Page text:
Unlike the similar palaces on the Greek mainland (see below on the Mycenaean Palaces), the Minoan palaces have no fortifications.
[Although fortification walls have been discovered that predate palaces, these seem to have been abandoned fairly early in the Palace Period: see Jeremy Rutter's notes on Middle Minoan Crete.]This could be attributed, in part, to their isolation and their reliance on naval power for both trade and defense. The contrast with mainland Greece also appears, however, in Minoan art: Helladic art bristles with scenes of soldiers, weapons, chariots, and military exploits; Minoan art, on the other hand, focuses on scenes from nature (portrayed with a liveliness and plasticity that at times anticipates modern abstract art), religious ritual, and daily life, with relatively few instances of military motifs. The general picture that emerges is one of a wealthy, cultured, unified, peaceful people. Today there is often a tendency to romanticize the Minoans: some have equated them with the lost civilization of Atlantis, others (pointing to the prominence of women in Minoan art) have argued that they represent evidence of peaceful matriarchal societies in the bronze age that came to be overthrown by Indo-European invaders (see below on the Indo-Europeans), who brought with them their strongly patriarchal and militaristic traditions. There is little real evidence for such theories. Above all, it is necessary to remember the limited and often ambiguous nature of the archaeological evidence, which is constantly being reevaluated as new finds come to light. [FN 2]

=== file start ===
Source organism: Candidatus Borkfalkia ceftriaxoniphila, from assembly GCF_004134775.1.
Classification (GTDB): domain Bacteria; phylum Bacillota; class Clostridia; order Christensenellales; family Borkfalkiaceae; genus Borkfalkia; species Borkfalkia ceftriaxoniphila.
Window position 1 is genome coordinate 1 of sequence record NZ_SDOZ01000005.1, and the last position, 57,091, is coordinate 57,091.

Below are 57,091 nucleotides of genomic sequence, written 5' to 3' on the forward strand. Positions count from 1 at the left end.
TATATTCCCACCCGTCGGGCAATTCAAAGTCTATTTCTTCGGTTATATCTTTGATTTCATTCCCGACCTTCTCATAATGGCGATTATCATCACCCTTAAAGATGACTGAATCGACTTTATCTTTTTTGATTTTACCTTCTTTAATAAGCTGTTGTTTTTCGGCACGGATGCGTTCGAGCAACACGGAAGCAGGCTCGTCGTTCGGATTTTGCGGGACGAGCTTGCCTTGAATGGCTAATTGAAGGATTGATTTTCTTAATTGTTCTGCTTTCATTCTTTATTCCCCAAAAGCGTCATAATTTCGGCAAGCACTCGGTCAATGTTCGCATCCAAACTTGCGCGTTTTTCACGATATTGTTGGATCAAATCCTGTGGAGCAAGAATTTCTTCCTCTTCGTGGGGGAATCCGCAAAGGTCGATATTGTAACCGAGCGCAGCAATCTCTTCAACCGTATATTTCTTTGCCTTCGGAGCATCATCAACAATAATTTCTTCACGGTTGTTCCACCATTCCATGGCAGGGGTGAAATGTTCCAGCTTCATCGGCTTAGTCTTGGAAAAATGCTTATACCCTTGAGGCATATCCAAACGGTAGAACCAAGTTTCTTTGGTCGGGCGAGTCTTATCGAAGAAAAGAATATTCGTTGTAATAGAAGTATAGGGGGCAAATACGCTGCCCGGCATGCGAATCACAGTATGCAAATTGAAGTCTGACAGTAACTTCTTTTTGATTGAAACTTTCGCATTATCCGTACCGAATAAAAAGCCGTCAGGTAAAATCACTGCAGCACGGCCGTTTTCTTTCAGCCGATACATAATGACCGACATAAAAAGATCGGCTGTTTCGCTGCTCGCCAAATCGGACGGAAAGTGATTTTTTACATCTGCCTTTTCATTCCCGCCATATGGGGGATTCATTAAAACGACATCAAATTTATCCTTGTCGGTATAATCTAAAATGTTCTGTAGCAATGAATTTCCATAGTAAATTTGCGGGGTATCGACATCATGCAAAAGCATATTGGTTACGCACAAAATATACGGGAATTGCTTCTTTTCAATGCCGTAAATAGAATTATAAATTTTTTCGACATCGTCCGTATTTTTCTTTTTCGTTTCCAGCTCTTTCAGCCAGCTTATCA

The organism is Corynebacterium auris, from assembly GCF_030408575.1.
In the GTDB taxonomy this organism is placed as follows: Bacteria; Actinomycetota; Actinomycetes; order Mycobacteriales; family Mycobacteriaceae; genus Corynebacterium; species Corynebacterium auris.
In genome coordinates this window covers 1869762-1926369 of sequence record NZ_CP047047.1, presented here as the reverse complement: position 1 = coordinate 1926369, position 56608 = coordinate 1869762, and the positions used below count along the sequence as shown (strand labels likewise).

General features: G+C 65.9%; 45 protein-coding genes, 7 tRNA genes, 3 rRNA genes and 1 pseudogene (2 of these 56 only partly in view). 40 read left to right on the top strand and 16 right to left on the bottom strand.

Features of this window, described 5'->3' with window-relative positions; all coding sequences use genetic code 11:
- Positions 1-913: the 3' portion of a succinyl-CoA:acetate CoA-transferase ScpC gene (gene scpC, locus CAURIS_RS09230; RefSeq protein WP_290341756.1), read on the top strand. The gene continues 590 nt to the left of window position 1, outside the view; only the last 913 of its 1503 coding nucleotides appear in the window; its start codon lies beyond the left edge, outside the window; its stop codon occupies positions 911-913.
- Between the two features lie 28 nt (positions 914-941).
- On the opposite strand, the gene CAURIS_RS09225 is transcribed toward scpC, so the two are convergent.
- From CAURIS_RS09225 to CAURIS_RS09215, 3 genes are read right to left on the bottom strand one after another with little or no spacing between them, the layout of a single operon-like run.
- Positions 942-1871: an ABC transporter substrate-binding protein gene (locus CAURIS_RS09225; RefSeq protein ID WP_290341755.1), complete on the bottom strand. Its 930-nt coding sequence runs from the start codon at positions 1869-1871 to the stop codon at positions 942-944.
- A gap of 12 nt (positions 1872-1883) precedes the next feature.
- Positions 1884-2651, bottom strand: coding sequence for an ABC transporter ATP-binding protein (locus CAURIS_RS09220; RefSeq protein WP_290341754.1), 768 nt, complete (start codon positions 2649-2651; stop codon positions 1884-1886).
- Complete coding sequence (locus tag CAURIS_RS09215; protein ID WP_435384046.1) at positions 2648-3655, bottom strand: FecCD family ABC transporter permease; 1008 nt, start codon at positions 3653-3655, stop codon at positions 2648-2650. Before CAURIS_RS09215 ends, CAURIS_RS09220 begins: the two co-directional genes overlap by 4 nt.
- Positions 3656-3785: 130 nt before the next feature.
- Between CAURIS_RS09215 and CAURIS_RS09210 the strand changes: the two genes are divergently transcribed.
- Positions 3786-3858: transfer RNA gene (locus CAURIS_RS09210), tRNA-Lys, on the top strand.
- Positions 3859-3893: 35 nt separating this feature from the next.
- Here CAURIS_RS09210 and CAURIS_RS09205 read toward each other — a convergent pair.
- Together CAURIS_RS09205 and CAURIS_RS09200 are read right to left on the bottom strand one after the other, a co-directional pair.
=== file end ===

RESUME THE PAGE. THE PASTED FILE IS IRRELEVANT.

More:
The bronze-age finds on Crete were immediately associated by Evans with the legendary king *Minos (from whom the term "Minoan" is derived). According to later Greek myth, Minos ruled a powerful naval empire (or thalassocracy) from his palace at Cnossus. The most famous legend concerning Minos told of the adventure of *Theseus and the *Minotaur. Theseus, the son of King Aegeus, was a legendary ruler of Athens (see The World of Athens, H.I. 5). When King Minos' son Androgeus was killed in Athens (cf. below on the possible historical significance of the Theseus legend), the powerful Cretan monarch exacted a terrible toll from the Athenians: each year seven young men and seven young women were sent from Athens to Cnossus, where they were fed to the savage Minotaur.